The Voice of the National Pastime
Scully made his audience feel like both observers and participants in the three-hour drama that is a Major League Baseball game.
Vin Scully, the voice of Dodger baseball and the sport's most iconic broadcaster, died yesterday at 94.
Scully started his career in New York, following the Dodgers from Brooklyn to Los Angeles and serving as the team's radio and television broadcaster. He was famous for delivering long, colorful anecdotes, punctuated with pitch-by-pitch results. His conversational tone, seemingly boundless knowledge of players and their backgrounds, and appreciation for silence made the games he called unfurl like slow-burning novels, with a sense of direction and narrative.
Scully called some of baseball's most iconic moments, from Hank Aaron's record-breaking home run to Kirk Gibson's hobbled walk-off shot in the 1988 World Series. His play-by-play coverage was sprinkled with bits of wisdom and memorable witticisms.
“Andre Dawson has a bruised knee and is listed as day-to-day," Scully said in 1991. "Aren’t we all?”
His broadcasting style suited both radio and television. His descriptions painted vivid pictures for radio listeners; his dramatic pauses brought television viewers to the field. Scully made his audience feel like both observers and participants in the three-hour drama that is a Major League Baseball game.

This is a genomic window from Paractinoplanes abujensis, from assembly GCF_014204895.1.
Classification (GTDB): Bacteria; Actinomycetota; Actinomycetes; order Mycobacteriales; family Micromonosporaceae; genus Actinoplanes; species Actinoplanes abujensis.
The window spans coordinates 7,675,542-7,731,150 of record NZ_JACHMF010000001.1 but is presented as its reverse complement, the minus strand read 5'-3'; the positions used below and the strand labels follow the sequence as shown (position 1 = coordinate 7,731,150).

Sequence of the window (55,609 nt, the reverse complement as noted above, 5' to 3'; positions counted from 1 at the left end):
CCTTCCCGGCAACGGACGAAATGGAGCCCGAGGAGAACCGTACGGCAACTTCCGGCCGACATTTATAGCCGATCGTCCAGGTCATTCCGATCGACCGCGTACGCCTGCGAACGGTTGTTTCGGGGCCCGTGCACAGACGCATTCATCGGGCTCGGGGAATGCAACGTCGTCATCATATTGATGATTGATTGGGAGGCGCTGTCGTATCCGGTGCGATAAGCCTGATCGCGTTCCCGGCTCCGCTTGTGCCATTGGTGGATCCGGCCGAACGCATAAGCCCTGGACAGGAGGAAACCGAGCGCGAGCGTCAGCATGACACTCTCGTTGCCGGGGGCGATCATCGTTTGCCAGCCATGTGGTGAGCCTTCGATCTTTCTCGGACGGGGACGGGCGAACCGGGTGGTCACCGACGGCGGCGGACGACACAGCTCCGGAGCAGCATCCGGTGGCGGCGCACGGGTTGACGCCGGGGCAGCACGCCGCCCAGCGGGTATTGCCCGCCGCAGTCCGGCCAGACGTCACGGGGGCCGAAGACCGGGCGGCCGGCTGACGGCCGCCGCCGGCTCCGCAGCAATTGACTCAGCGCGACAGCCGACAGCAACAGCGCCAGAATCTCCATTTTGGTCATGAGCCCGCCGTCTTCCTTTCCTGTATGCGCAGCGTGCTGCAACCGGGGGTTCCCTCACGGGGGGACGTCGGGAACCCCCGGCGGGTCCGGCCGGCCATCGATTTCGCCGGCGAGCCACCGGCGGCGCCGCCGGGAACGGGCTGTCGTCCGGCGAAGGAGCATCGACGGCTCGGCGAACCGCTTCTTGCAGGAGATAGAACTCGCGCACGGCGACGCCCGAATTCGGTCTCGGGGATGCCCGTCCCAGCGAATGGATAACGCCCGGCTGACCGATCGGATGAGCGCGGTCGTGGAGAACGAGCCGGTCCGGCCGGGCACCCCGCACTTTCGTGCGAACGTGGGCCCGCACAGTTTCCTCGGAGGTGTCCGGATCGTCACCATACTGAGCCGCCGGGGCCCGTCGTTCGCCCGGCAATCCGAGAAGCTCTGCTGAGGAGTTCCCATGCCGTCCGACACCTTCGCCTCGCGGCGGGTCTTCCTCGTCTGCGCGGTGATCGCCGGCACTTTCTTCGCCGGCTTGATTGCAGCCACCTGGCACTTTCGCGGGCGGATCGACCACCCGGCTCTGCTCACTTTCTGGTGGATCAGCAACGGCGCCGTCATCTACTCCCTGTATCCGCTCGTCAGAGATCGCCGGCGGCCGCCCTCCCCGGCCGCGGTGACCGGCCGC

Scully called his last game for the Dodgers in 2016, and that year was awarded the Presidential Medal of Freedom by President Obama.
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While he was reportedly in poor health following his retirement, Scully's death took players and fans by surprise. Los Angeles third baseman Justin Turner said Scully “was the Dodgers,” adding that there were "a lot of heavy hearts" in the dugout upon hearing of the broadcaster's passing. Manager Dave Roberts said Scully “was in our living rooms for many generations. He lived a fantastic life, a legacy that will live on forever.”
Above all, Scully was a devout Catholic. His faith often found its way into the booth; riffing on the impressive performance of then-Giants pitcher Matt Cain, Scully quipped that “today, Cain is able.” He narrated a six-disc collection of the Rosary, reciting the sacred mysteries with characteristic grace. He said his faith gave him courage in the face of death.
“Being Irish, being Catholic, from the first day I can remember, I was told about death,” Scully said in 1986. “Death is a constant companion in our religion."